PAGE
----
Of course, there is no ecological reasoning for honeybees to discriminate human faces, but the behavior is a clue about the bee’s underlying visual processing capacities. This research tells us that honeybees are able to perceive and learn, not just the individual components of a visual stimulus, but the interrelationships between them. This is the first demonstrated instance of configural processing in an arthropod.

Members of this research team first suggested that bees were capable of discriminating human faces in 2005. However, their work was criticized because it did not control for low-level stimuli (individual cues, center of gravity, symmetry, spacial frequency, and background cues) in the faces. That is, the researchers did not clearly show that the bees were actually carrying out configural processing; perceiving the interrelationships of multiple facial components processed together.

In their new paper, the researchers preformed a variety of behavioral experiments to control for low-level visual cues. They primarily used a Y-maze chamber with a choice of two visual stimuli at the end of the two branches. The bees were trained to associate a sugar reward with one of the stimuli. Afterwords, in the absence of a reward, the researchers recorded the percentage of correct choices by the bees.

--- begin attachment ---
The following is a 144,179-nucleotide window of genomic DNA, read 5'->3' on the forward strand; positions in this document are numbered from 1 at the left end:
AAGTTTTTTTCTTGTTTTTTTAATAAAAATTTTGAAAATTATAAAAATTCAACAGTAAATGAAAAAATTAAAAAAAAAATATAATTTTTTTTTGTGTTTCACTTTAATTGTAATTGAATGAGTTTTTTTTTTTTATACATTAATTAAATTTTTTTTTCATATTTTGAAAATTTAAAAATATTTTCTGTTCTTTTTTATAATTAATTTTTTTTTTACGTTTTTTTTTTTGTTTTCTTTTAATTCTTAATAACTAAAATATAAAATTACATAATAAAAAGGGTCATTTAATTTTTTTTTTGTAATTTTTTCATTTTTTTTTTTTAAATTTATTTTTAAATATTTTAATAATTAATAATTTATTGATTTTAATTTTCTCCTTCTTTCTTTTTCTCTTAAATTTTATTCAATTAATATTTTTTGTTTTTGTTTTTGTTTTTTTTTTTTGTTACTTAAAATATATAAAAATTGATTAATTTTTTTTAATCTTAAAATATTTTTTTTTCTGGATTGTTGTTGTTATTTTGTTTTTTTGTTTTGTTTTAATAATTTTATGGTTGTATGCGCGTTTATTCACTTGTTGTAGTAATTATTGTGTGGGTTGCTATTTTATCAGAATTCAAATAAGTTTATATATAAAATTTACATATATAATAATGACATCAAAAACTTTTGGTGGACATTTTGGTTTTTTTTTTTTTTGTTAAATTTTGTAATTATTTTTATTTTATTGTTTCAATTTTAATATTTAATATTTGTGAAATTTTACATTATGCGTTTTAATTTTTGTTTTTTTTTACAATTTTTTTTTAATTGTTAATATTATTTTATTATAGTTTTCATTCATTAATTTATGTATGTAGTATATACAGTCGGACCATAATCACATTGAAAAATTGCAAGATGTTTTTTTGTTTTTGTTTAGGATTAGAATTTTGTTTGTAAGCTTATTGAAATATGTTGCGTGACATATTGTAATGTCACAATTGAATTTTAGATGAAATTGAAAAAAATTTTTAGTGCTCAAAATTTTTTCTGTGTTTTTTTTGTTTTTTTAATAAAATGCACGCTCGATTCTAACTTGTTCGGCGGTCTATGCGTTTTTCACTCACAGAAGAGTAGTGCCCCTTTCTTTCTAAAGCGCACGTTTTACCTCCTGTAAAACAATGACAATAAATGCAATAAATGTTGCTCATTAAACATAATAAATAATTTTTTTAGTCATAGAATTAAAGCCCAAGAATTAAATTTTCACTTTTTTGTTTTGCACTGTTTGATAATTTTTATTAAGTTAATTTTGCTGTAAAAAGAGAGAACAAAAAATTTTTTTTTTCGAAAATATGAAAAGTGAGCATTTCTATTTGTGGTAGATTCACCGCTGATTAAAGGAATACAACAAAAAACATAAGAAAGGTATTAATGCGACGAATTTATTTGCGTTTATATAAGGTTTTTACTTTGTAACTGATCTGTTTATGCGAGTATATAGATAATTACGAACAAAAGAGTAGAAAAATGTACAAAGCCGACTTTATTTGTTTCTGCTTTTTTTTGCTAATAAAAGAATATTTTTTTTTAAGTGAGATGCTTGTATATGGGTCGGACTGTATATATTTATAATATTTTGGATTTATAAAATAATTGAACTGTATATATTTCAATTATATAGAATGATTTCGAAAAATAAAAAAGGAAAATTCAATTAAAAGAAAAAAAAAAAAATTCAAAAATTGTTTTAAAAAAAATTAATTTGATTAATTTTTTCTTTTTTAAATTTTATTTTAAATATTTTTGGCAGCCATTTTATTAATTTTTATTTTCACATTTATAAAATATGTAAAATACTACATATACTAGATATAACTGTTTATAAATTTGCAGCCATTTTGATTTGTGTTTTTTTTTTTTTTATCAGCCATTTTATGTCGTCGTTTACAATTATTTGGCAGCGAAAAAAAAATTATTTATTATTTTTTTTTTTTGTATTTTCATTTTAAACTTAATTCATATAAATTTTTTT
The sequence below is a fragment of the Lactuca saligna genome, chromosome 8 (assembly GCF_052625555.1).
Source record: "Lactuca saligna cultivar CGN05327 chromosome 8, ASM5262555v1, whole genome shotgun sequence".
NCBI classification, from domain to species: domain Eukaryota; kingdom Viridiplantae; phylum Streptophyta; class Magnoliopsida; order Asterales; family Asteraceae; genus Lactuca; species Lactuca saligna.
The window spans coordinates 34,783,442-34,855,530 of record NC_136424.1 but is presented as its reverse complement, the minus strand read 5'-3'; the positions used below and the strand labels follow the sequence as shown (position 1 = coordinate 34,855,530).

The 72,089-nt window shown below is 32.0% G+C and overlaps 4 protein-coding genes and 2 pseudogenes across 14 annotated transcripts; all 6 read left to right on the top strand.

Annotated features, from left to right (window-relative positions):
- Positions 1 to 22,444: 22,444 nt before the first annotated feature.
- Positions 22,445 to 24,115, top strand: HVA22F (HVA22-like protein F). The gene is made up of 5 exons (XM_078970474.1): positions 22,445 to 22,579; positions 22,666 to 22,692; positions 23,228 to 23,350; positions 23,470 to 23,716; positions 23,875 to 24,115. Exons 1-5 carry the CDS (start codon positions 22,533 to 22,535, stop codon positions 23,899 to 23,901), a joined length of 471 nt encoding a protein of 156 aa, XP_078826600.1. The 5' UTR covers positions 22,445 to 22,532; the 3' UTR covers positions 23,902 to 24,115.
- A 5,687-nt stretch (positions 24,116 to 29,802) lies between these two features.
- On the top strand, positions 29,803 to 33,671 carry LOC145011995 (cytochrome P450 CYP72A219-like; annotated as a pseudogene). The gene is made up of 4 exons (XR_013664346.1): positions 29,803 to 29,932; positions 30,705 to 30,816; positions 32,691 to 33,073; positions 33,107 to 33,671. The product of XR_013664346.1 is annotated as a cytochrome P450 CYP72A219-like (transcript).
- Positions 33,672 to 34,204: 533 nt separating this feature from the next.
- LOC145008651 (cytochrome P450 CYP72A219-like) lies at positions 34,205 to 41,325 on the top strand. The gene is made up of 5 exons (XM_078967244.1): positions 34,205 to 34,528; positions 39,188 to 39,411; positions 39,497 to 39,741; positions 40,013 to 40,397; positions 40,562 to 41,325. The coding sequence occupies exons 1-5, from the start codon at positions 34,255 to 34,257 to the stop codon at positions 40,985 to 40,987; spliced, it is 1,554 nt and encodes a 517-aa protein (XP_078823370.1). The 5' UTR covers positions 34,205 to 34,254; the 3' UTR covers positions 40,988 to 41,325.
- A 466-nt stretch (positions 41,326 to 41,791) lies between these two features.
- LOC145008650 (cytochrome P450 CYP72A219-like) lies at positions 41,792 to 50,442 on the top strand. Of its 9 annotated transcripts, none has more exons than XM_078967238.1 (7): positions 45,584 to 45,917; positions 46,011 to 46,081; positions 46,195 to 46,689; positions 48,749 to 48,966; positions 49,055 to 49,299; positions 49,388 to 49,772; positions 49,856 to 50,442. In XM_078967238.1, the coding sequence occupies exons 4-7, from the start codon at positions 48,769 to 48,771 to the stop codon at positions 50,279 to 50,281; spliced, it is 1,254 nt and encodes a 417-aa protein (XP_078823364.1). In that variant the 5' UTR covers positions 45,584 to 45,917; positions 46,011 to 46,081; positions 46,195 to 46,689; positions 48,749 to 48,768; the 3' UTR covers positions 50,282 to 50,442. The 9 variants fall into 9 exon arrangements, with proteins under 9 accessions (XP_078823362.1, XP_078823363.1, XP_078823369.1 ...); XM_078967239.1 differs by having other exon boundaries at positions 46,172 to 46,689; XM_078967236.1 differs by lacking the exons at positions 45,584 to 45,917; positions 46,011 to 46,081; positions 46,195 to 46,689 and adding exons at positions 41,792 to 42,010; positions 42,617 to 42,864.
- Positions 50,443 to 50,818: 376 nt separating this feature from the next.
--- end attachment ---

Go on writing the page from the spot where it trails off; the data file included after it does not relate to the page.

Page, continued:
First, the researchers showed that the bees could distinguish face-like and non-face-like arrangements of dashes and dots. Furthermore, they confirmed that the bees were discriminating based on the combined relationship of the eyes, nose, and mouth components of the face-like arrangements; and not just the orientation of individual components. A series of additional controls showed that the bees were not using symmetry, center of gravity, or spatial frequency cues to distinguish the stimuli. Finally, the researchers showed that the honeybees could also distinguish photos of human faces.
Some of the choices that the honeybees were able to distinguish.

This research concludes that honeybees are capable of high-level cue integration and configural visual processing. Such a capacity in honeybees is likely used for navigation and identifying flowers. The neurobiology responsible for configural visual processing is only partially understood in humans, and completely undescribed in arthropods. By working out this processing system in comparatively simple insect brains, researchers can hope to eventually apply this finding to synthetic facial recognition systems.

References:

  • Avargues-Weber, A., Portelli, G., Benard, J., Dyer, A., & Giurfa, M. (2010). Configural processing enables discrimination and categorization of face-like stimuli in honeybees Journal of Experimental Biology, 213 (4), 593-601 DOI: 10.1242/jeb.039263
  • Dyer, A.G., Neumeyer, C. & Chittka, L., 2005. Honeybee (Apis mellifera) vision can discriminate between and recognise images of human faces. J Exp Biol, 208(24), 4709-4714.



I have moved.
Arthropoda can now be found here.

Michael Bok is a graduate student studying the visual system of mantis shrimp.